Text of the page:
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144 MISSIONS CHARACTERISTIC OF OUR TIMES. countryman Boyle urged the East India Company to promote Christianity in the east, and supported their application for a charter with that view. In 1701, the Society for the Propagation of the Gospel in Foreign Parts was incorporated by William iii. Three years later, a similar society was formed and incorporated in Scotland. About the middle of the eighteenth century, also, (1769,) Methodism“ Christianity in action"—had sent out labourers to America. Nor were Christians of other nations less active. The missionary church of the United Brethren, the descendants of those Bohemians whom the papacy had never ceased to persecute since the days of Huss, had commenced their work, and in the days of Charles II. had received aid from English Protestants, on the recommendation of archbishop Sancroft. The Danish mission on the Coromandel coast, and the Dutch mission in Ceylon, gained honours in the seventeenth and eighteenth centuries, which their later history has hardly sustained; while elsewhere the labours of Elliot and Brainerd had done much to render missionary efforts fragrant even among the heathen. · In spite of these facts, however, we are justified in calling Christian missions the characteristic of our times. They are not peculiar to us; but they distinguish our age from the past. Previous efforts were partial, being either confined to our colonies, or maintained as incidental and exceptional labours by portione only of the religious communities with


THEIR ORIGIN, which they were connected. “ The cnurch of. Christ is bound to give the gospel to the world, and cannot rest contented till that is done,” is. a conviction that has grown gradually during the last sixty years, and belongs in its intensity and comprehensiveness to the present century. .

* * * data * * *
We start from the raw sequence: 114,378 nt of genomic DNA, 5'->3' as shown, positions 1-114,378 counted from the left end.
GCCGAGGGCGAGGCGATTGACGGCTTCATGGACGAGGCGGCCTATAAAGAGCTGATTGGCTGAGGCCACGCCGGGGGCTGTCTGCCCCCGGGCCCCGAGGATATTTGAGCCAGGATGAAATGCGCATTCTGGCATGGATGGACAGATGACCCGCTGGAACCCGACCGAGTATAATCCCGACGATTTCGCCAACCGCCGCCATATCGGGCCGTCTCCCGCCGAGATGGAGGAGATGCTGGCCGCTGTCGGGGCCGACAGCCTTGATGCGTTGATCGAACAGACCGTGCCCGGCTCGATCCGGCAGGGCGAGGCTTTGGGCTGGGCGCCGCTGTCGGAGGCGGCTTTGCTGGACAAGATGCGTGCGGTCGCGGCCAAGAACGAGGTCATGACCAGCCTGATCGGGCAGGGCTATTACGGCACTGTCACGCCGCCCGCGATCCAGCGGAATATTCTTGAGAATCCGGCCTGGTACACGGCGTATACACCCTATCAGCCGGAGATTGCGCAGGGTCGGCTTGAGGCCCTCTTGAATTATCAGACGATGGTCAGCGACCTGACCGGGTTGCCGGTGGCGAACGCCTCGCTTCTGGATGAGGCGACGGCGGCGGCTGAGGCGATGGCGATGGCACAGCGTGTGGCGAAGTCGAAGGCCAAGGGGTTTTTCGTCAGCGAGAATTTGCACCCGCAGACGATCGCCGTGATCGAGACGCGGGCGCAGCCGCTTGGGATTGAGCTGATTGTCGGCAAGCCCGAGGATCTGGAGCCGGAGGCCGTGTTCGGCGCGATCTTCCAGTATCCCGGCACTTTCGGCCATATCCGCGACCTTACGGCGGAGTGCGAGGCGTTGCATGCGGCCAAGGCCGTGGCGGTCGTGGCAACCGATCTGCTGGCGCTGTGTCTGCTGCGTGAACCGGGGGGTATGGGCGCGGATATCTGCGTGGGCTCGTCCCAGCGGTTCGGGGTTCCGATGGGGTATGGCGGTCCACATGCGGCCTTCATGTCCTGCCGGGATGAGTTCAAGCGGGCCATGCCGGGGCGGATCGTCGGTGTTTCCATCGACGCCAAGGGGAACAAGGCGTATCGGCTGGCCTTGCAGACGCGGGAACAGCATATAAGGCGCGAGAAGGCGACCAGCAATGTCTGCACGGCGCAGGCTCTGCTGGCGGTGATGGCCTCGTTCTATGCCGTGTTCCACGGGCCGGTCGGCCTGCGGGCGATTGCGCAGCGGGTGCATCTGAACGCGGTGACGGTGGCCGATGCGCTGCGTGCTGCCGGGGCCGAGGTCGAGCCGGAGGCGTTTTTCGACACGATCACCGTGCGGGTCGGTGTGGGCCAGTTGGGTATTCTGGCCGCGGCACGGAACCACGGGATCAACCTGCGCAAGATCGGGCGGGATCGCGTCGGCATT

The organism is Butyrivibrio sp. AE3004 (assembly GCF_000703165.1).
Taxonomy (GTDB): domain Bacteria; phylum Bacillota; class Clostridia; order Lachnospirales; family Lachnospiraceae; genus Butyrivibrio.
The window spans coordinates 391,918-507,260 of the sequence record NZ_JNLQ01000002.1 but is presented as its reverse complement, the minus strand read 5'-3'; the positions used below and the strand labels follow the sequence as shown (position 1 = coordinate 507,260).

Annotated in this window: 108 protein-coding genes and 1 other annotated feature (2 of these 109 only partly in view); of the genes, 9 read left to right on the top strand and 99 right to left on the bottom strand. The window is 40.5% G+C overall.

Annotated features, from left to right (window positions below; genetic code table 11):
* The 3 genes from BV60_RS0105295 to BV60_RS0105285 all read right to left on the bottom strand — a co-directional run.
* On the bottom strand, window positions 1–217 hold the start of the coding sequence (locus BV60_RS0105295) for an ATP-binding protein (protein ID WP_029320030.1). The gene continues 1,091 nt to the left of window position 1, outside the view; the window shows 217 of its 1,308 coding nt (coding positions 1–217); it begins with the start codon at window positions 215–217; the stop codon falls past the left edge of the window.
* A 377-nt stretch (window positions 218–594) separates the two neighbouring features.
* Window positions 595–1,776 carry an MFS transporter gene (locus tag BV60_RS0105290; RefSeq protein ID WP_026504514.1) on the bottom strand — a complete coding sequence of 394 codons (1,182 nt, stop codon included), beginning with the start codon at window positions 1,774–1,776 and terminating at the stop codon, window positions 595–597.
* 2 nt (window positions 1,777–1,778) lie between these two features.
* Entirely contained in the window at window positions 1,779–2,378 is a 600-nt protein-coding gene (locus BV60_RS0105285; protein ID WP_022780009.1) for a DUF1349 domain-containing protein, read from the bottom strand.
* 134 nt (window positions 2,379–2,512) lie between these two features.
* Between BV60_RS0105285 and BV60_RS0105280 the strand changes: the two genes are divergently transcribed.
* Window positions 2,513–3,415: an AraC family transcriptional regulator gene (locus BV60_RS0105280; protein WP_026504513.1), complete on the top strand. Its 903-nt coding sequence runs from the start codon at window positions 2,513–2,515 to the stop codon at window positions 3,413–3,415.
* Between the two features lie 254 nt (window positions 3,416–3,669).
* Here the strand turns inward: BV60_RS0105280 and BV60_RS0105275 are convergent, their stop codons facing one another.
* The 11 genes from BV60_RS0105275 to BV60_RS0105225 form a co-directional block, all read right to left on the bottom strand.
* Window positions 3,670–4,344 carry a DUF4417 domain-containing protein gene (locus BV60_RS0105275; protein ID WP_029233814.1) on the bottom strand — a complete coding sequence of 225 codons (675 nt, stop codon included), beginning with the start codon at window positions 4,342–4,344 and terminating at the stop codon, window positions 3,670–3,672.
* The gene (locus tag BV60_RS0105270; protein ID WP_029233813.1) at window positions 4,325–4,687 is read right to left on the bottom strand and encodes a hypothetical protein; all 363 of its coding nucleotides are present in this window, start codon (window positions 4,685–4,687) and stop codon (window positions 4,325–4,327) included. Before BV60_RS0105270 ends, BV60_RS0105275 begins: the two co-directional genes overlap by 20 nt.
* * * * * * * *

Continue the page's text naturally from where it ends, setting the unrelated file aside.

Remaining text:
This conviction seems to have originated, in modern times, with the revivals of America and Scotland. Tidings of the labours of Edwards and Whitfield in the former country were read with much interest at Cambuslang, Kilsyth, and in the centre of England. Towards, the middle of the eighteenth century, monthly meetings began to be held very generally in all these districts, to pray for the outpourings of the Spirit upon the church, and then upon the world ; first “ upon him that was thirsty," and then “upon the dry ground.” Prayer prompted the question, whether Christians were not bound to " use means for the conversion of the world.” And at Kettering, in 1792, the first English Missionary Society was formed for the propagation of the gospel among the heathen. In rapid succession other Societies sprang up. In 1795, appeared the London Missionary Society, having on its direction members of several evangelical bodies; the Church Missionary Society in 1800 ; and the Wesleyan Missionary Society in 1817. The progress of these various associations, and others of a kindred order, may be gathered from the fact, that now* upwards of thirty Societies are at

* 1858.

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work in this country, seeking the evangelization of nations beyond the bounds of the British Islands, and having an income devoted chiefly to this work of about half a million sterling.

Bible and Tract Societies were formed about the same time; the Religious Tract Society in 1799, and the British and Foreign Bible Society in 1804. These have been followed by the formation of auxiliaries and kindred societies too numerous to name. .